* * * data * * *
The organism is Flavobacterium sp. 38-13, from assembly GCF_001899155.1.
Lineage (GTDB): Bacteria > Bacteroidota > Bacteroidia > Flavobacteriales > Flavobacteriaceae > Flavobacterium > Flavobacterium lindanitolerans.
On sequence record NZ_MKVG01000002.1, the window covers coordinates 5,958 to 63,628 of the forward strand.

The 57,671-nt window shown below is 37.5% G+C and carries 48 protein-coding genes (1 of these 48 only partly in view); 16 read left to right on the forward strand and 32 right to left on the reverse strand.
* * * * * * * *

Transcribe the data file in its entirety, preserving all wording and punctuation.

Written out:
The organism is Flavobacterium sp. 38-13, from assembly GCF_001899155.1.
Lineage (GTDB): Bacteria > Bacteroidota > Bacteroidia > Flavobacteriales > Flavobacteriaceae > Flavobacterium > Flavobacterium lindanitolerans.
On sequence record NZ_MKVG01000002.1, the window covers coordinates 5,958 to 63,628 of the forward strand.

The 57,671-nt window shown below is 37.5% G+C and carries 48 protein-coding genes (1 of these 48 only partly in view); 16 read left to right on the forward strand and 32 right to left on the reverse strand.